Name: GT Zirkon
Designer: Tobias Rechsteiner
Foundry: Grilli Type
Release Date: September 2018
Back Story: “This typeface may sparkle like a gem stone—but we think of it more like a heavy-duty tool with exquisite utility,” promises Grilli Type. And it certainly does sparkle: likely thanks to having been polished for a whopping nine years (on and off) by designer Tobias Rechsteiner.
In the process of creating the typeface, Rechsteiner dabbled with using it in his own design work, allowing him to make constant adjustments and iterations as he went. “Its high contrast required visually balancing the characters again and again,” says Grilli Type, partially explaining that nine year genesis.
GT Zirkon is inspired by the “quirkiness” of a number of different 19th- and early 20th-century gothic typefaces. Rechsteiner began work on the typeface while working at the University of the Arts in Bern, where he studied (and met the Grilli Type founders). “At the university we had to worked with Helvetica Neue 45, as that was the corporate design,” he says. “I felt that in Helvetica the letters are too wide for me.” As such, he was keen to create a sans serif font that was narrower. He started using the Internet Archive’s archive.org, and discovered “beautiful type specimens from the Industrial Age.” These historic fonts, combined with his drive to create a new sans, were the origin of GT Zirkon.
“I like that it has a high stroke contrast, but that’s not immediately obvious,” says Rechsteiner. “When you first look at it, you think it’s just another sans serif, and you see the small differences.”
Why’s it called GT Zirkon?: As the gorgeous animated illustrations on the font’s microsite bring to life, it’s about a mixture of the organic and the artificial. “Zirkon is the the second hardest crystal there is,” Rechsteiner explains. “Diamond is the hardest, and Zirkon is usually used as a fake diamond. I liked that history.” The illustrations by Grilli Type were first used on posters promoting an earlier version of the typeface in around 2011, and now form a mesmerizing, generative pattern of strange monochrome elements.
What are its distinguishing characteristics? The typeface boasts a narrower-than-usual character width, and a higher contrast between thin and thick strokes than most gothic typefaces. Standout characters are the C, G, and S, which sport lovely little inward curls.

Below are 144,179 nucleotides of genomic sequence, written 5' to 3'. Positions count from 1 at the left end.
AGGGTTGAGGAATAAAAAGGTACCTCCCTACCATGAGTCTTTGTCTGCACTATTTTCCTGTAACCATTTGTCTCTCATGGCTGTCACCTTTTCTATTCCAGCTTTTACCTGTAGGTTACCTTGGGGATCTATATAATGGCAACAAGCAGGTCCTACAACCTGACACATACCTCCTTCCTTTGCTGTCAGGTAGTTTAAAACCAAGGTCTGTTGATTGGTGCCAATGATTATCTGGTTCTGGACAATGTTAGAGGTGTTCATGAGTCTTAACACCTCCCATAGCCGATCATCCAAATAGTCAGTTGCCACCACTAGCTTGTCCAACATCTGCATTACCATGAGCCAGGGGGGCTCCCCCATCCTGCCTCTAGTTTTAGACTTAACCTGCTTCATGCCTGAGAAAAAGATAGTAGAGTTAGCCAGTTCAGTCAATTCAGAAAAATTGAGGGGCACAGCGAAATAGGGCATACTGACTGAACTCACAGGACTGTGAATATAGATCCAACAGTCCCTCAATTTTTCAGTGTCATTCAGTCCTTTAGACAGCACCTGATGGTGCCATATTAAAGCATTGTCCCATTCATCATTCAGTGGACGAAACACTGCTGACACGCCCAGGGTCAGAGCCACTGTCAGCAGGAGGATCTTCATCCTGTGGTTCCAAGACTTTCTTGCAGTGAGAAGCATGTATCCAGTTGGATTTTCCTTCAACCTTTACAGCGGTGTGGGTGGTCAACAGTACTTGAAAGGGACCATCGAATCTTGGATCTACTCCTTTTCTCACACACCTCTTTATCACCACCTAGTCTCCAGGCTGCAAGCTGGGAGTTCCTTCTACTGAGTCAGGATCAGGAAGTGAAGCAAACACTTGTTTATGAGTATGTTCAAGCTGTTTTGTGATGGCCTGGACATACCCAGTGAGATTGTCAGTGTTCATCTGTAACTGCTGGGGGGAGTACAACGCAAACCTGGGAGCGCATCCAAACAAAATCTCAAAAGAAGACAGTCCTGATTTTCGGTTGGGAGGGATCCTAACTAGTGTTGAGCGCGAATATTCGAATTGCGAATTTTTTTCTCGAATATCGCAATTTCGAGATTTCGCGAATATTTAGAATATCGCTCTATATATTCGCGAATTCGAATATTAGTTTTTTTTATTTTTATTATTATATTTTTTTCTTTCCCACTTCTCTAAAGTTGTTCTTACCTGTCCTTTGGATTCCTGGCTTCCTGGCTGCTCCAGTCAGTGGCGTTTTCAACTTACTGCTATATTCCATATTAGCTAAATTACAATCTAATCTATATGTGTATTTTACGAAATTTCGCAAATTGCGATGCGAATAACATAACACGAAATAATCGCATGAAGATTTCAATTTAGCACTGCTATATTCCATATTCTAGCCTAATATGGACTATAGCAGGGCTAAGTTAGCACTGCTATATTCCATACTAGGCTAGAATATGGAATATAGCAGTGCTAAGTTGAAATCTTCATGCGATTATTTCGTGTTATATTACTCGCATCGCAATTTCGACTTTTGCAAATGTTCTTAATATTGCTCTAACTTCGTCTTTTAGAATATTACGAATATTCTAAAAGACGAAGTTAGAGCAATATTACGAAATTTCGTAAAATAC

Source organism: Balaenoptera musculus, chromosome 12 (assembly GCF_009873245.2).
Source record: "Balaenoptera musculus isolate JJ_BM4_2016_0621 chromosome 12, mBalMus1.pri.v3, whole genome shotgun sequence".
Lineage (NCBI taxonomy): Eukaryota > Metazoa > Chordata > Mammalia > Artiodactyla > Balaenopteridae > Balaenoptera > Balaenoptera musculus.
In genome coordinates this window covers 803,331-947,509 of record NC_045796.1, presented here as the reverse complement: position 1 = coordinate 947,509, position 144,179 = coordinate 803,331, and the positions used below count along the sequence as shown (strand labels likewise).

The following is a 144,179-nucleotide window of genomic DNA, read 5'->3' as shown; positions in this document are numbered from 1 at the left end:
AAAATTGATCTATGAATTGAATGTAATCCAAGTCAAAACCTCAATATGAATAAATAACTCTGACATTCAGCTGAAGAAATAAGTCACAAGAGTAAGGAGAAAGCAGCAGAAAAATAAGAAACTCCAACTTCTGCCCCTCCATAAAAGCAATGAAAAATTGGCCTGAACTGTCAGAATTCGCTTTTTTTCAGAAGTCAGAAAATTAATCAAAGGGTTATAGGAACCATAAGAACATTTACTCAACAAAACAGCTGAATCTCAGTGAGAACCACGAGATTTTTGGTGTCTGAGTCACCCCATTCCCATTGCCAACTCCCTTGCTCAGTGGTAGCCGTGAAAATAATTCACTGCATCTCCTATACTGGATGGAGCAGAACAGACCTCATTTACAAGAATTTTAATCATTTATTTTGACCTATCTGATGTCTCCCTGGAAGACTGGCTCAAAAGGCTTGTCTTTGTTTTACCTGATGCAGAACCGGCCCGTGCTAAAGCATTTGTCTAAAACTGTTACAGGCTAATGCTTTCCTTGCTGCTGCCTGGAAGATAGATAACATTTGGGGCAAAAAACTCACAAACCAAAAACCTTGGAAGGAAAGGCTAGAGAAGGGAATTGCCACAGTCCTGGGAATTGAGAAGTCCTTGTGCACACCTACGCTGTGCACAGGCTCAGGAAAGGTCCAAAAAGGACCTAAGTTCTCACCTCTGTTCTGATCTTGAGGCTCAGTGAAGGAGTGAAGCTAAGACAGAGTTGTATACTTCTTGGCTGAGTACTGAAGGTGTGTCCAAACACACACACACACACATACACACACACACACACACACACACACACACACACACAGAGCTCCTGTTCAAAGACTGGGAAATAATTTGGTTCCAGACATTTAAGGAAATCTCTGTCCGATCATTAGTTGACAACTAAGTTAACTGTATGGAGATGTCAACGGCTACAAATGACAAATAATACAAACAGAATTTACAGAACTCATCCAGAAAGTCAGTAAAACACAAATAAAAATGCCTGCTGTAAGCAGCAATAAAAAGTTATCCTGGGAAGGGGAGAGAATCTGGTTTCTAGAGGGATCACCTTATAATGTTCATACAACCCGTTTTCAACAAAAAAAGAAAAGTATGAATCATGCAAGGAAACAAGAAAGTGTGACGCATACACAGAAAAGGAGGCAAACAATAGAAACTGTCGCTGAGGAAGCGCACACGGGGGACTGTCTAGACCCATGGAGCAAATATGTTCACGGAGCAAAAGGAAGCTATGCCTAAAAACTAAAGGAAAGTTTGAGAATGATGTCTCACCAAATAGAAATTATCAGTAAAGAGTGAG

GT Zirkon is available in eight different weights categorized into three sections. “Unlike more modern sans serif designs, the light weights don’t aim for neutrality but instead embrace the stroke contrast from the heavier weight, leading to an elegant look,” says Grilli Type. “GT Zirkon’s design expresses itself in different ways across different sizes and weights. Its ink traps aid rendering at text sizes and become an expressive element in their own right when the typeface is used larger.”
The influence of the 19th-century gothic typefaces is seen in the angled terminal strokes that slightly curve inward. “Across the typeface, traditionally wide letters are more narrow and narrow characters are wider, which leads to relatively uniform character widths and a very regular rhythm,” says Grilli Type. “This differs markedly from more common sans serif designs that allow for much more variety in their horizontal proportions.”
What should I use it for? GT Zirkon mixes the traits that optimize it for body copy sizes with the more “exuberant details” you’d expect in display type. So in short: pretty much anything. “I don’t think typefaces have a particular use case,” says Rechsteiner, who says he uses Zirkon “all the time” as his own design studio’s corporate font. “It’s quite utilitarian for me.”
What other typefaces would you pair it with? While GT Zirkon works well with serif fonts–the designer recommends Times New Roman, thanks to its narrower letterforms—he reckons you should steer clear of using it with another sans. “Zirkon’s contrasts mean that if you were using it with something like a regular Helvetic, it looks kind of off,” he says.